Which brings me to an interview I read with Hans-Ulrich Obrist, a famous Swiss art curator and critic. He stresses that what is important about art or exhibitions is not how large they are or what type of venue they are held in, but the actual content of the show. Obrist says, "It's not through scale that art or buildings are made important." I would add to that, location either.

I am so happy that the world today is evolving away from the notion that all good art is made and shown in NYC, London, and Paris. There are artists all over the world, in every corner, creating important artwork. The goal of The Eclipse Gallery will be not only to bring more international contemporary art to Wisconsin, but to create more awareness of the many highly talented, professional Wisconsin artists. Another aspect of the gallery will be creating community, a fundamental issue of Craftivism and the handmade movement. I will have various sections where visitors to my gallery can create work, play, experiment, and most of all have fun. Much like the "laboratory" notion of Obrist.

Obrist says, "The curator is the catalyst of relations and situations....Exhibitions have to go past geographical and cultural boundaires; they must be transgenerational and interdisciplinary." A very interesting statement from a very interesting person. Do an internet search for more info about Obrist, and you can read a great interview with him here.

Tuesday, September 30, 2008

Giving an Old Building New Life

The building we just bought for The Eclipse Gallery was built in 1909, and has been pretty neglected. But I'm one of those people that loves to give new life to old things. I am so excited that we will be opening the gallery on the building's 100th birthday! To give you an idea of the shape the building is in currently, I thought I'd post a few "before" pictures. We certainly have our work cut out for us, don't you think?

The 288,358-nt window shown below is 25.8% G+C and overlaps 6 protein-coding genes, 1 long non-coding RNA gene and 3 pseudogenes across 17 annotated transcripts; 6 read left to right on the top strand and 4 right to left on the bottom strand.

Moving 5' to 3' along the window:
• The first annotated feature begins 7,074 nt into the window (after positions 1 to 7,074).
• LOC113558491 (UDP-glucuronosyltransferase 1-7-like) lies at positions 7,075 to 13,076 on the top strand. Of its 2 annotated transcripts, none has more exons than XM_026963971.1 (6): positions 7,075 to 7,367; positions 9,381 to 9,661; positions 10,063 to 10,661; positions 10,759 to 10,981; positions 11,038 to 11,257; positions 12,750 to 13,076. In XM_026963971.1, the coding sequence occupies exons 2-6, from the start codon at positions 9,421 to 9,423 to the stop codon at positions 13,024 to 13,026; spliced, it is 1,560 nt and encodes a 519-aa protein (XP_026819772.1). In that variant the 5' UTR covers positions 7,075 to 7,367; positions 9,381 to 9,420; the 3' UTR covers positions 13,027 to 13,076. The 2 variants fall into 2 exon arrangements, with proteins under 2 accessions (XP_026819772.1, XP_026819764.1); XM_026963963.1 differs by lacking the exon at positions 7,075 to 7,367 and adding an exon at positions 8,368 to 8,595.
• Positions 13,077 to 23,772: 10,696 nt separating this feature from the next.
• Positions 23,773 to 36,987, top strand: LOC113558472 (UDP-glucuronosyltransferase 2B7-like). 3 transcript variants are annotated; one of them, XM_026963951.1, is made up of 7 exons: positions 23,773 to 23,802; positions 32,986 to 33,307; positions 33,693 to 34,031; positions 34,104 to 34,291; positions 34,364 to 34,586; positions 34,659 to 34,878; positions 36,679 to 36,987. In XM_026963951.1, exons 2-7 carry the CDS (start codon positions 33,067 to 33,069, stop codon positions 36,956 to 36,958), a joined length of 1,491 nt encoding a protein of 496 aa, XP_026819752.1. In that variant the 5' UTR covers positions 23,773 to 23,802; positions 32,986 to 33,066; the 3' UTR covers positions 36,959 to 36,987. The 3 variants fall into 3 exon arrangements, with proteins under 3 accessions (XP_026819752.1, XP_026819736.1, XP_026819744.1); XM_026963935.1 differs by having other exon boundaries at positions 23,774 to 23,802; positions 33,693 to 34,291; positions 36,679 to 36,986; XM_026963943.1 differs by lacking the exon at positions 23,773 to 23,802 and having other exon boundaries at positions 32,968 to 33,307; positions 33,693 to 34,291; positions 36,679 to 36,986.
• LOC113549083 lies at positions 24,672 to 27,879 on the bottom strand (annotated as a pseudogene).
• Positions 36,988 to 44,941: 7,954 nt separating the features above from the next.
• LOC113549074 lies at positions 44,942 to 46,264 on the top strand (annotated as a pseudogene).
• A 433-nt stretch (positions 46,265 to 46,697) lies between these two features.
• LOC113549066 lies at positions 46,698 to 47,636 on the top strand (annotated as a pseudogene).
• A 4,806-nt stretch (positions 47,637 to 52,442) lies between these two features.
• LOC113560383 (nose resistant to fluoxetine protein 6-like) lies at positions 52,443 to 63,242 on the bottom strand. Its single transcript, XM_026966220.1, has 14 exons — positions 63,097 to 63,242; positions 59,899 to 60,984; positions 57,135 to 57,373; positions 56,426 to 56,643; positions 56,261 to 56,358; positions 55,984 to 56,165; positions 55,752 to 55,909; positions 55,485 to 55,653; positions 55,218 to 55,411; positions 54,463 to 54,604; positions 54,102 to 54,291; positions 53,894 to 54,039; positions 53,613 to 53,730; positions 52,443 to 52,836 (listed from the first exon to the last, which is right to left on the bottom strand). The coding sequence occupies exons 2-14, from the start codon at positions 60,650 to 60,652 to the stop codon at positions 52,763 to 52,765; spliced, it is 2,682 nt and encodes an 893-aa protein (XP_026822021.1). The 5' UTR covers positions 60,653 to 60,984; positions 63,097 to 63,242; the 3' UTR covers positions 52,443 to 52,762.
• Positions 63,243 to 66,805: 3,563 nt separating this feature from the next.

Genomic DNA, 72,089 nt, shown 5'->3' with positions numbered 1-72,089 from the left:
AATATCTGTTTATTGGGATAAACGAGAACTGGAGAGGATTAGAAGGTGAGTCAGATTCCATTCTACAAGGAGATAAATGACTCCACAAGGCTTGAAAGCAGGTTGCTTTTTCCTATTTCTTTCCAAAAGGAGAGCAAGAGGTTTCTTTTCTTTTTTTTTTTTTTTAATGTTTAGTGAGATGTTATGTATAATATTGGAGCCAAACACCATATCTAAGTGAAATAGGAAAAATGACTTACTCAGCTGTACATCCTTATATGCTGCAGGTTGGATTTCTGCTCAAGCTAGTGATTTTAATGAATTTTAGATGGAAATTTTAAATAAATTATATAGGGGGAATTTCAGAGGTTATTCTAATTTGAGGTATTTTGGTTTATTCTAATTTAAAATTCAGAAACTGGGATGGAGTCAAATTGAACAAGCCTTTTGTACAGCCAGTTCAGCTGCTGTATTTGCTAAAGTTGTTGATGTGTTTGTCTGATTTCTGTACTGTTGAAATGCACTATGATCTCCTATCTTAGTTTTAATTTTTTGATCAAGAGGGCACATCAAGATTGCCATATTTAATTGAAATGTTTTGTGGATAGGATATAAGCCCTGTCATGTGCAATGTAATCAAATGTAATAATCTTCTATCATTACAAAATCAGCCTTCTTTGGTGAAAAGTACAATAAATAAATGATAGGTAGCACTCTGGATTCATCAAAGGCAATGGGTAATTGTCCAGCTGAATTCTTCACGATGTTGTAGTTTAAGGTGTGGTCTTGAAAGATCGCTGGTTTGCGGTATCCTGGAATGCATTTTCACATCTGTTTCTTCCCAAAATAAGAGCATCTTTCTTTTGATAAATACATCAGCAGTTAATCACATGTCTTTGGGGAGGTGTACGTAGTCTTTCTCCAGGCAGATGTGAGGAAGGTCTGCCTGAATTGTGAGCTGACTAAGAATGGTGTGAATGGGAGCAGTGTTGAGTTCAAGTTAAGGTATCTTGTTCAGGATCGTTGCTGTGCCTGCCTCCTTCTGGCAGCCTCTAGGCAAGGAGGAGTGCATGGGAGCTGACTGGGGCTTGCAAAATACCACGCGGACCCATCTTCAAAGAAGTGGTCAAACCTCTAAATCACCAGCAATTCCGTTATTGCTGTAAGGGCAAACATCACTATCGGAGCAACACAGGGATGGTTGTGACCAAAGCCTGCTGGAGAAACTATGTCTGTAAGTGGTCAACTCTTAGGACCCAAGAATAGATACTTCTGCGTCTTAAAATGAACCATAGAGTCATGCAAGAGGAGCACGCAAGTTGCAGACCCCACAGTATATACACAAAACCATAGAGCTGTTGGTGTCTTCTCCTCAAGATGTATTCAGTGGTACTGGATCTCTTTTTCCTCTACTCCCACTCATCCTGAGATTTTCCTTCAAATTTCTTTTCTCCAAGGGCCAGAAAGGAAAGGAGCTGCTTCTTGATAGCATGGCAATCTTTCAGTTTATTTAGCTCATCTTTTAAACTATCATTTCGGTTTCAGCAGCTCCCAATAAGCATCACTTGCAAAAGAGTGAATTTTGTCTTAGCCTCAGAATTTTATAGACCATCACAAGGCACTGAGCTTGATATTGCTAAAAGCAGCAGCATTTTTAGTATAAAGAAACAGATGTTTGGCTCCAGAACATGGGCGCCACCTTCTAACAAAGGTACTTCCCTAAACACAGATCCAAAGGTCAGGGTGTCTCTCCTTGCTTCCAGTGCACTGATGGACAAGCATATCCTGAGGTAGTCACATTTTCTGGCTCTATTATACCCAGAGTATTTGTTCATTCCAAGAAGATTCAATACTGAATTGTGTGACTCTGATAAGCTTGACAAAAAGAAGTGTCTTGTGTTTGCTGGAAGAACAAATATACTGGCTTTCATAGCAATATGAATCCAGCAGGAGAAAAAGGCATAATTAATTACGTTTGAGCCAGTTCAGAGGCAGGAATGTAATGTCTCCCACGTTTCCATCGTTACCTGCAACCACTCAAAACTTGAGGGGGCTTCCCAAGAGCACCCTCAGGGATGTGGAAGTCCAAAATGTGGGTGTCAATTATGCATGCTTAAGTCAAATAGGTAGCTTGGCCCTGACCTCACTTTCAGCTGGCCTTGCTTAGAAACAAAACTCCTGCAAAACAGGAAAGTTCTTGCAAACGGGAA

The first thing we are doing is tearing that awning down and replacing it with something elegant, repainting the woodwork and fixing the ugliness around the main doors and big windows.

This will be part of the art studio. I can't wait to fix it up and get organized!

Front window of the gallery

Eventually will be part of the art studio.

Believe it or not, this will be part of the gallery.

And so will this.

Lots and lots of dust.

And falling down tin ceilings that must be revamped.

Over the next few months I will be using this blog to document the state of the building now, and our progress toward the grand opening. We are really enjoying this process and are so happy to be giving this building new life.

Thursday, September 25, 2008

Drawing Free

Drawing Free: No Cost, No Rules

I've been trying to think of how I can get the local community involved with The Eclipse Gallery and how I could give back--especially to children. We're all aware that schools struggle to fund their art programs, and in my opinion there is not nearly enough emphasis put on art education in public schools. So one of the first things I will do when the gallery opens is host a Drawing Free session every Friday night. Not just for children, but for people of all ages!